Junior Varsity football welcomes female Line(wo)man with open arms


The team poses for a group photo after winning the Homecoming Game 33 to 7. Photo courtesy of Gonzalez.


Back to the ground, eyes to the stars, Ezmeralda’s opponent lay breathless wondering what hit him, or more so who hit him. 

Arroyo Grande High School’s first female lineman, Ezmeralda Gonzalez (‘24) has made quite an impact during her first season on the Junior Varsity football team. In her first game, she aided her team in the domination of Pioneer Valley with a final score of 19 to 0.

Before this year, Gonzalez had never played football and decided to join “just to try it out,” and it was a perfect fit for her. Gonzalez jumped right in, learning the regiment and drills of an AG lineman.

“She’s really adaptive and a very fast learner, hard worker too,” Nate Auten said, a fellow lineman. 

Junior Varsity coach Corey Moroney says these are vital qualities in any lineman worth their salt.

Gonzalez poses with football on her home field. Photo courtesy of Gwyn Walzberg.

“They are in constant battle all game long and must be able to react quickly and be able to take the physical demands of their position,” Moroney said. “Despite being late to the game she contributes by jumping into drills and does what is asked of her to do.” 

Being a member of the JV team is a big commitment and a lot of hard work. “We have practice Monday through Friday,” Gonzalez said. “We do a lot of drills.” 

Her hard work paid off in her first game against Pioneer Valley High School.

“She trucked her opponent,” her teammate Alan Mendez said, completely fulfilling her purpose on the field.

“I love when [opposing lineman] are surprised when I take them down,” Gonzalez said, exemplifying the lineman mindset of strategic and aggressive tackles and blocking. “It’s the best part of the game.”

Gonzalez’s mother was nervous about her choice to play the rough game of football. It’s not uncommon knowledge that football is one of the most brutal games to play.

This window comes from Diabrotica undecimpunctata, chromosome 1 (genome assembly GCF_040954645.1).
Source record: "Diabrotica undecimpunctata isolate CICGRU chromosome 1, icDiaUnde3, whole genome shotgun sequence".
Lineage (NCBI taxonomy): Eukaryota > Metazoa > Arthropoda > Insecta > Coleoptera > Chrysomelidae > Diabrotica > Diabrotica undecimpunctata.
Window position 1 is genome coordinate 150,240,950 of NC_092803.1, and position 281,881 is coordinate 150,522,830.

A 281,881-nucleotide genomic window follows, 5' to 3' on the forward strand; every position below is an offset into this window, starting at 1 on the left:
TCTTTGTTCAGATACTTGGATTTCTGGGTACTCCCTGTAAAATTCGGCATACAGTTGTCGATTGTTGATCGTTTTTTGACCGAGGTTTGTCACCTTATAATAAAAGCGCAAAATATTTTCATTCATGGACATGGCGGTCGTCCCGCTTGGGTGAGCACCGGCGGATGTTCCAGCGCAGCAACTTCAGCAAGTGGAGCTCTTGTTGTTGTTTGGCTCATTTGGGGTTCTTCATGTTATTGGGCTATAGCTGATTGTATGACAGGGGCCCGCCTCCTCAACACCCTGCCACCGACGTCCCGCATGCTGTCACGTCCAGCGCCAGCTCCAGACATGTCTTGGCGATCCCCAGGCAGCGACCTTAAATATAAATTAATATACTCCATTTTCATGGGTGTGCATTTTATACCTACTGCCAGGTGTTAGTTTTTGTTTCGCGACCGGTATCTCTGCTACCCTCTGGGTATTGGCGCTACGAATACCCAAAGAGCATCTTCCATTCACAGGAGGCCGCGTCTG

The Brain Injury Research Institute released an article saying, “Football injuries associated with the brain occur at the rate of one in every 5.5 games.”

“She was nervous I was going to get hurt,” Gonzalez stated. “…after my first game, she’s still scared for me

but is really supportive and comes to my games.” 

The start of Gonzalez’s football season all came down to the “new school year itch” to try new things. 

“I was planning on joining with a friend but it ended up not working out,” Gonzalez said. “I was nervous at first but once I started on drills I felt more comfortable.” 

INGLEWOOD, CALIFORNIA – DECEMBER 27: Down Judge Sarah Thomas looks on from the sidelines during the first half of a game between the Los Angeles Chargers and the Denver Broncos at SoFi Stadium on December 27, 2020, in Inglewood, California. (Photo by Sean M. Haffey/Getty Images) (Getty Images)

Discrimination is common for any female to face in a male-dominated profession or activity, such as football. Just last year Sarah Thomas became the first female to ever referee a Superbowl game. Slowly, football is becoming less patriarchal and more open to becoming a gender-neutral sport like basketball or soccer. 

Luckily, Gonzalez stated that she has not faced any discrimination for being the only female player on the JV team. 

“Everybody is cool with me, I feel part of the team.” 

Jacob Garbiso, a fellow teammate, confirms the accepting viewpoint of the Junior Varsity football team at AGHS. 

“We’re all here to play football and have a good time.” 

Auten followed up with, “It takes courage to join an all guys team– We treat her like a normal teammate, but it still takes a lot of courage.”

Her teammates not only admire her but support her too.

“They’re happy when I take someone down,” Gonzalez said. 

The goal of the offensive lineman is to fight it out on the line of scrimmage to give the quarterback and running back time to get through and make a play, as well as protect them. The defensive lineman is trying to get through the opposing lineman to get to the quarterback and running back.

“I prefer to play defense because my only job is to take them down, and that’s easier for me,” Gonzalaz stated, proving why she is the perfect woman for the job. 

Gonzalez says she has plans to continue with football for the rest of her high school years. Look out for number 77 in the upcoming games.


The team poses for a group photo after winning the Homecoming Game 33 to 7. Photo courtesy of Gonzalez.